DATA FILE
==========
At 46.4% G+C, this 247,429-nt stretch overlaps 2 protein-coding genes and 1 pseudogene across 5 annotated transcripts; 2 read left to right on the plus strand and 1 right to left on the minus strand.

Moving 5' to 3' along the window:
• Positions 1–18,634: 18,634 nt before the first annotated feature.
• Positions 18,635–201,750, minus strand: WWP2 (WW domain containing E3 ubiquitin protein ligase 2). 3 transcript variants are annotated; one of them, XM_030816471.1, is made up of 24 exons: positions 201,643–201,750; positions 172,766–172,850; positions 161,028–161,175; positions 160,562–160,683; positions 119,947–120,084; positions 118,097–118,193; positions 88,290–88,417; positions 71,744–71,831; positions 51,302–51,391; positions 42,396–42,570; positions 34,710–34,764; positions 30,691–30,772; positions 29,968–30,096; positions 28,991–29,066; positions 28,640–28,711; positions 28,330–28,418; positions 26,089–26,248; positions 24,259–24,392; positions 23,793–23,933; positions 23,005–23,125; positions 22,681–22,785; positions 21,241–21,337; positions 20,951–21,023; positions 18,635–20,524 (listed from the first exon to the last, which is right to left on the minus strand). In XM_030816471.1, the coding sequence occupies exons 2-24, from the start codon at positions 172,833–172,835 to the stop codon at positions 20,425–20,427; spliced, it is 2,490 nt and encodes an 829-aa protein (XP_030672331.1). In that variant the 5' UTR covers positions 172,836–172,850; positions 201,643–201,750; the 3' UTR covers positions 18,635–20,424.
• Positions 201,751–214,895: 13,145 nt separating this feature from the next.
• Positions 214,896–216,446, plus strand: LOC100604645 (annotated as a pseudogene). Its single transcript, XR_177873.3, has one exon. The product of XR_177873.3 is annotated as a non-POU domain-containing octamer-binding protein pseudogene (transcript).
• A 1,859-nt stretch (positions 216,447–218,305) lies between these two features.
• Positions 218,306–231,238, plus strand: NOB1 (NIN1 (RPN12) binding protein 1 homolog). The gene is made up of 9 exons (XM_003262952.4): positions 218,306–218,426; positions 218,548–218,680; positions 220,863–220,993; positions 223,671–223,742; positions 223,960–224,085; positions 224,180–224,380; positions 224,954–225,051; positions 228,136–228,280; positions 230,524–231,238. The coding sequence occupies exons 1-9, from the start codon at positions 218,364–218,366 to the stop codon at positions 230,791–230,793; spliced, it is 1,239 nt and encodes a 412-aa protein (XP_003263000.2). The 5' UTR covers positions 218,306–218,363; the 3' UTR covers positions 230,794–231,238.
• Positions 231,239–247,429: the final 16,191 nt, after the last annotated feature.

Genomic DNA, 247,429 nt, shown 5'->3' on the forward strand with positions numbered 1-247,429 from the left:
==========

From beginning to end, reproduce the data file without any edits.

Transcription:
At 46.4% G+C, this 247,429-nt stretch overlaps 2 protein-coding genes and 1 pseudogene across 5 annotated transcripts; 2 read left to right on the plus strand and 1 right to left on the minus strand.

Moving 5' to 3' along the window:
• Positions 1–18,634: 18,634 nt before the first annotated feature.
• Positions 18,635–201,750, minus strand: WWP2 (WW domain containing E3 ubiquitin protein ligase 2). 3 transcript variants are annotated; one of them, XM_030816471.1, is made up of 24 exons: positions 201,643–201,750; positions 172,766–172,850; positions 161,028–161,175; positions 160,562–160,683; positions 119,947–120,084; positions 118,097–118,193; positions 88,290–88,417; positions 71,744–71,831; positions 51,302–51,391; positions 42,396–42,570; positions 34,710–34,764; positions 30,691–30,772; positions 29,968–30,096; positions 28,991–29,066; positions 28,640–28,711; positions 28,330–28,418; positions 26,089–26,248; positions 24,259–24,392; positions 23,793–23,933; positions 23,005–23,125; positions 22,681–22,785; positions 21,241–21,337; positions 20,951–21,023; positions 18,635–20,524 (listed from the first exon to the last, which is right to left on the minus strand). In XM_030816471.1, the coding sequence occupies exons 2-24, from the start codon at positions 172,833–172,835 to the stop codon at positions 20,425–20,427; spliced, it is 2,490 nt and encodes an 829-aa protein (XP_030672331.1). In that variant the 5' UTR covers positions 172,836–172,850; positions 201,643–201,750; the 3' UTR covers positions 18,635–20,424.
• Positions 201,751–214,895: 13,145 nt separating this feature from the next.
• Positions 214,896–216,446, plus strand: LOC100604645 (annotated as a pseudogene). Its single transcript, XR_177873.3, has one exon. The product of XR_177873.3 is annotated as a non-POU domain-containing octamer-binding protein pseudogene (transcript).
• A 1,859-nt stretch (positions 216,447–218,305) lies between these two features.
• Positions 218,306–231,238, plus strand: NOB1 (NIN1 (RPN12) binding protein 1 homolog). The gene is made up of 9 exons (XM_003262952.4): positions 218,306–218,426; positions 218,548–218,680; positions 220,863–220,993; positions 223,671–223,742; positions 223,960–224,085; positions 224,180–224,380; positions 224,954–225,051; positions 228,136–228,280; positions 230,524–231,238. The coding sequence occupies exons 1-9, from the start codon at positions 218,364–218,366 to the stop codon at positions 230,791–230,793; spliced, it is 1,239 nt and encodes a 412-aa protein (XP_003263000.2). The 5' UTR covers positions 218,306–218,363; the 3' UTR covers positions 230,794–231,238.
• Positions 231,239–247,429: the final 16,191 nt, after the last annotated feature.

Genomic DNA, 247,429 nt, shown 5'->3' on the forward strand with positions numbered 1-247,429 from the left: